The trends driving electric drives

14 August 2013

Currently there are three trends dictating the development of electric drives in the industrial automation sector – speed and ease of specification, simplified control and maintenance, and machinery safety. Nigel Dawson, Festo GB’s Product Manager for Electric Drives, looks at these trends.

Design engineers and machine builders expect to be offered products that are easy to specify, for the control technology to be simple, for the maintenance to be straightforward and for the products to adhere to the latest safety legislation.

Festo has responded to these demands with the introduction of its ‘Optimised Motion Series’ range of electric drives. The addition of an intuitive online configuration tool assists in the specification and selection process and for easier sizing a range of pre-defined and tested combinations with all of the necessary data is available. For easier ordering, a complete drive solution – comprising mechanical system, motor and motor controller – is available with just a single part number. And, for easier assembly, the motor and mechanical system is integrated.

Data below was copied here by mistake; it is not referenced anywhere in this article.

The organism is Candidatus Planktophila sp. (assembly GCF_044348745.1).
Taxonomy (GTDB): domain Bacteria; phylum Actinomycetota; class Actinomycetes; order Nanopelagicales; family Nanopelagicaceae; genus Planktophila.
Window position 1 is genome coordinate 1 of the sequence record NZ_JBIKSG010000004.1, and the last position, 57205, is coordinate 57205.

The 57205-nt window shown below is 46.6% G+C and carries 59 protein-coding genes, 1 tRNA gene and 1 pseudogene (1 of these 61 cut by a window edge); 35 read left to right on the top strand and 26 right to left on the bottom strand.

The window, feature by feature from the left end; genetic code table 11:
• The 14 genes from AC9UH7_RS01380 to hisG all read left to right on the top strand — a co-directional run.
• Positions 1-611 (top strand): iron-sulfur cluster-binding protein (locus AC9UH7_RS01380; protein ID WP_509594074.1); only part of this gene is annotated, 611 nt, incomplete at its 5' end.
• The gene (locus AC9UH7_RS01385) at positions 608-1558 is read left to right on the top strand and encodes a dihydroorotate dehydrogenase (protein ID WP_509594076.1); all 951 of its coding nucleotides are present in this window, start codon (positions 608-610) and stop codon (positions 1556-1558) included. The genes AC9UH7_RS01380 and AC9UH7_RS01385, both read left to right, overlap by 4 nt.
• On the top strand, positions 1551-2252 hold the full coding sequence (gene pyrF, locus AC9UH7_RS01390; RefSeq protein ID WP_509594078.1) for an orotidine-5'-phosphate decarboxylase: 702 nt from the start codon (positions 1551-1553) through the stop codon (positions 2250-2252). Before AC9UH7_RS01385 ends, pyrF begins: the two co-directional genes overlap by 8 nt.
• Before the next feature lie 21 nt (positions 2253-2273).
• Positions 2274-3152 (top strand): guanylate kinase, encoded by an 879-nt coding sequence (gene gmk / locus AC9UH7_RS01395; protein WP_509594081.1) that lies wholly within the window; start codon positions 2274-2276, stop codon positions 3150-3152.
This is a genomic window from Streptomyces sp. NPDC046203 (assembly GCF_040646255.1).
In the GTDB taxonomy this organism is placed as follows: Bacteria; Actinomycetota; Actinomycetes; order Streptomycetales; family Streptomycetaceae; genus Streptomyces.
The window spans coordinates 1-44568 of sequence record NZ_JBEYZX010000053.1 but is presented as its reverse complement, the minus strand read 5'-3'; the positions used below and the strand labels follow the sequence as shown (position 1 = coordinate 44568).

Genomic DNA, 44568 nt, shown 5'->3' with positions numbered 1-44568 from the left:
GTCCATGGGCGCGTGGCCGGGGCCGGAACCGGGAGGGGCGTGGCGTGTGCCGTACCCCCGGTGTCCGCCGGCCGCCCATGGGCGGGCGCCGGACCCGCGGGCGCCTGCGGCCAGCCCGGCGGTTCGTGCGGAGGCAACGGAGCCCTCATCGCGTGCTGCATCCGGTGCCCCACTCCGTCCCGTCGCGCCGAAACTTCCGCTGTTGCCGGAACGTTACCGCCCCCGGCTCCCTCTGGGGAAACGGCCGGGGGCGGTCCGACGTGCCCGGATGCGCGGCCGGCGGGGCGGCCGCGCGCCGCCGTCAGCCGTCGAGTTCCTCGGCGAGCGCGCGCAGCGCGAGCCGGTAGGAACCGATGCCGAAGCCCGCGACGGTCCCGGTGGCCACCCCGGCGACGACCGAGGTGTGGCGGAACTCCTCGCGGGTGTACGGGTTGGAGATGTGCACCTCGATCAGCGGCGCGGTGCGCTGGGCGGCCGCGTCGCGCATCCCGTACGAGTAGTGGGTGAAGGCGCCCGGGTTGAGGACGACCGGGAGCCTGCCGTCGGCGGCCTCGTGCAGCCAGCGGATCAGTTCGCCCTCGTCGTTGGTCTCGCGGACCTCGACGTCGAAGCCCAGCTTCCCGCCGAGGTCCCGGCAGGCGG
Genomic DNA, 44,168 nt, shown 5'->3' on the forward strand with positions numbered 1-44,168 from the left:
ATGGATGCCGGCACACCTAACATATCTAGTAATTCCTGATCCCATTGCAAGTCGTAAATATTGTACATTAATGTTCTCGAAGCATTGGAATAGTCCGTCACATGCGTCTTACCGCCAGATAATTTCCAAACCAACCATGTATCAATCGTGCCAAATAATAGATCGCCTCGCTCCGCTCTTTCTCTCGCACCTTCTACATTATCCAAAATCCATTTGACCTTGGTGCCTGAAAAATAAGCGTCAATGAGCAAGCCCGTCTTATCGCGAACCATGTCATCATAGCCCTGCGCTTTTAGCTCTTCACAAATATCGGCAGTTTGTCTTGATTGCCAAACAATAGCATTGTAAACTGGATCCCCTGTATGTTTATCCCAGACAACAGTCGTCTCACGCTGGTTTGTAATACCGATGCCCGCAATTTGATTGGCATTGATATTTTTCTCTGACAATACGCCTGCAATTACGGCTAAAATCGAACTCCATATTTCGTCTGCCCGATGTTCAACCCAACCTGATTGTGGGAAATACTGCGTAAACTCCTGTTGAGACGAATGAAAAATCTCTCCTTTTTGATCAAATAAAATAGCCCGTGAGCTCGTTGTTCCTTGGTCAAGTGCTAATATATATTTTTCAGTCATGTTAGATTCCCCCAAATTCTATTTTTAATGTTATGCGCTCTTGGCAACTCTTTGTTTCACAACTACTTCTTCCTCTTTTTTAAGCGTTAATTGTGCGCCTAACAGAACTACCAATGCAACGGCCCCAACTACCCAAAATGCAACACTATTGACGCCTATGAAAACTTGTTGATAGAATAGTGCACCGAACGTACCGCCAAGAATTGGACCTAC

Another trend is for simplified control and maintenance and web browser technology is at work here; it allows users to source electric drives that are easy to commission, programme and maintain. The demand from the end user is that electric drives have to be intuitive and they don’t want to have to buy specialist programming cables and software.

A standard Ethernet CAT5 cable will connect straight into the controller from the laptop and, using a web browser, type in the IP address of the controller, which has its own web page on-board, to commission it. This web-based configuration makes control simple too as it is based on the basic principles of solenoid valve technology. The diagnostic function, accessed via a standard web browser, supports simplified maintenance.

The final trend influencing the sector is machinery safety. But, the issue here is that the machinery safety industry is focused on electrically and electronically monitored systems that end at the motor. The question is who is monitoring the mechanics? Festo has developed a unique overall safety concept integrating clamping modules and linear feedback systems onto its popular EGC axis. These mechanical measures, combined with safety functions in the drives and motors and specific electric drive safety controllers allow customers to create fully certified systems for category 4 / PLe safety from a single supplier with full documentation and circuit diagrams.

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